They Said It: Gary Carnow offers his tips for developing a concrete plan that will attract the attention of potential funders.

6/29/2012 12:00:00 AM

Talk. Pitch. Do.

In these times of shrinking school budgets, everyone is looking for funds to help their school sustain just the basic needs for maximizing student achievement.

To set yourself apart from every other school asking for money, you need to develop a concrete plan and be able to “pitch” it to potential funders.

You can begin by facilitating brainstorming sessions followed by discussions to determine where you are and where you would like to be. Ask your colleagues, “What are the biggest challenges we face?” This simple question will potentially lead to a spirited discourse. At the idea generation stage, welcome all suggestions. It’s not uncommon to hear a laundry list of technology “needs.” Reserve your judgment for later.

Using a template of questions will help your team organize their thoughts and visualize what students and teachers will do. Asking who, what, when, where, why and how questions will guide your process. These sample questions will get you started and help you develop a part of your proposal.

• What is the problem? By recognizing your current situation and your target population, you are developing your needs assessment for your proposal.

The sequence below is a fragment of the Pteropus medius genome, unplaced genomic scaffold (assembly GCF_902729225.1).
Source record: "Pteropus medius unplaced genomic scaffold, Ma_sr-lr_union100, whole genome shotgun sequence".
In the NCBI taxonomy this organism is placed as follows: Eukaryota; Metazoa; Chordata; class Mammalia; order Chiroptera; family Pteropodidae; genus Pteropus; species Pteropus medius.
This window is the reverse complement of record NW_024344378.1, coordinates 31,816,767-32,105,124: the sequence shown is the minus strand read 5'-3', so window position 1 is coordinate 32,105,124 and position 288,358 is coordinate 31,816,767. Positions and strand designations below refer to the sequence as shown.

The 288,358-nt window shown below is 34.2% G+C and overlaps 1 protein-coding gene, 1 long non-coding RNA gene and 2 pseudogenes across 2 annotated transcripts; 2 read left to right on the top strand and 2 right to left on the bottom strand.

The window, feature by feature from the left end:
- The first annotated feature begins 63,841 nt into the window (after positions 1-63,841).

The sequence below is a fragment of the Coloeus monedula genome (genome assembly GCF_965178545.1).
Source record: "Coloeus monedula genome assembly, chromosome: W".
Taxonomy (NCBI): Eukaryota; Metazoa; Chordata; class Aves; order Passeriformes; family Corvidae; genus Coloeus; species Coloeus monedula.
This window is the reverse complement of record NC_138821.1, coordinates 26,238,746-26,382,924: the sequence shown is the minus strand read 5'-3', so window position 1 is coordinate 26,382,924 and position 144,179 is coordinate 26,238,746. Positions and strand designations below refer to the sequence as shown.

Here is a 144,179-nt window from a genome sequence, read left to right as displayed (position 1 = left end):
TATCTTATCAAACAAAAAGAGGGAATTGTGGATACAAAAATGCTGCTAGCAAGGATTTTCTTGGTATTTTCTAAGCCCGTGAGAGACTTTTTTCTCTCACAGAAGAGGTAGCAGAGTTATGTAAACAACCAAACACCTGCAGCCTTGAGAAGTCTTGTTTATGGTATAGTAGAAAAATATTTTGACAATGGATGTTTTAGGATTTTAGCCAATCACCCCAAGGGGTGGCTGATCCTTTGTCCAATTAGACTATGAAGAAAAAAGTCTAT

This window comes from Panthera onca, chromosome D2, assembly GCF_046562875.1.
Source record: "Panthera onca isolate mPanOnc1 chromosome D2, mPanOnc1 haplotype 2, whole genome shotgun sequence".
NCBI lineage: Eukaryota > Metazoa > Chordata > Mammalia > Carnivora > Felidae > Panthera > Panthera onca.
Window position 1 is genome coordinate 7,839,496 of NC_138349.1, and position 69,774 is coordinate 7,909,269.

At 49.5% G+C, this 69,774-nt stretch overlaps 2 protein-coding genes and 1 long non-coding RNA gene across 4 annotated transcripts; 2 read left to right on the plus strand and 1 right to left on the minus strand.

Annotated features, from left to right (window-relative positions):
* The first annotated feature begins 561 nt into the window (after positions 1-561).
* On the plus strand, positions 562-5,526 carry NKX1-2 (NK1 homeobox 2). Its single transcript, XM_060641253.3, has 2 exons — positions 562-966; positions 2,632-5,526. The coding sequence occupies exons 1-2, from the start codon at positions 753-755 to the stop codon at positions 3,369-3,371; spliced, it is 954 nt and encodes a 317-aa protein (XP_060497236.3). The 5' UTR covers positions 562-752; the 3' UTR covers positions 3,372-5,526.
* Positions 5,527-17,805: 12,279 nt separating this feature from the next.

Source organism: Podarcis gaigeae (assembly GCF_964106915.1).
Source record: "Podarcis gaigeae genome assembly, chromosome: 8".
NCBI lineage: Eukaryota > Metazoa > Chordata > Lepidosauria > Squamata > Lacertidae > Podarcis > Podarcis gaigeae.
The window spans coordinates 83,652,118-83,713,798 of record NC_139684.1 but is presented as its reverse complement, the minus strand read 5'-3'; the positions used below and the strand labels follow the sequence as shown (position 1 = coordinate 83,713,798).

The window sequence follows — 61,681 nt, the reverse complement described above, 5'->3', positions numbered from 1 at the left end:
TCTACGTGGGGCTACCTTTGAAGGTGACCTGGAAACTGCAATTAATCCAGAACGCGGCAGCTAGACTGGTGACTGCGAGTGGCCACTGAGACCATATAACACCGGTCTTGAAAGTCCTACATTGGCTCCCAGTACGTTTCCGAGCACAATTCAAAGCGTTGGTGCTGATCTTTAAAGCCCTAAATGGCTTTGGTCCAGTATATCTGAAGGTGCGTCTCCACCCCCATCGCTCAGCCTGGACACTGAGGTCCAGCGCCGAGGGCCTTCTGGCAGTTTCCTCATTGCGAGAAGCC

• Why is there a problem? Use data to support your needs. Your data might be anecdotal (i.e., stories) or quantitative (i.e., numbers). Your data often suggests the need.

• What issues are related to the problem? Isolating the magnitude of the problem helps your team explore the causes, social issues, escalation or recurrence of the problems you describe.

• How will you solve the problem? The activities you suggest become your project’s objectives. Describing specific activities makes your proposal believable.

• How will you measure what you have done? Your evaluation should show your funder how your program works, how you will meet your objectives, and how you will know the worth for your efforts.

After you add an introduction, a milestone activity timeline, and a budget, you will have a grant proposal.

When you clearly define how you will get from here to there, you create the road map for your journey. Your ability to articulate your message will help people rally around a shared cause. Locally committed parents and educators will go the extra mile to collectively get you where you want to go. Your stakeholders are the people most invested in the academic success of your students and are your biggest supporters. If you find a funder, that’s great. If not, the process may have been so powerful that you will find a way to do it without outside funding.

Dr. Carnow is the Chief Technology Officer for the Pasadena Unified School District in California.

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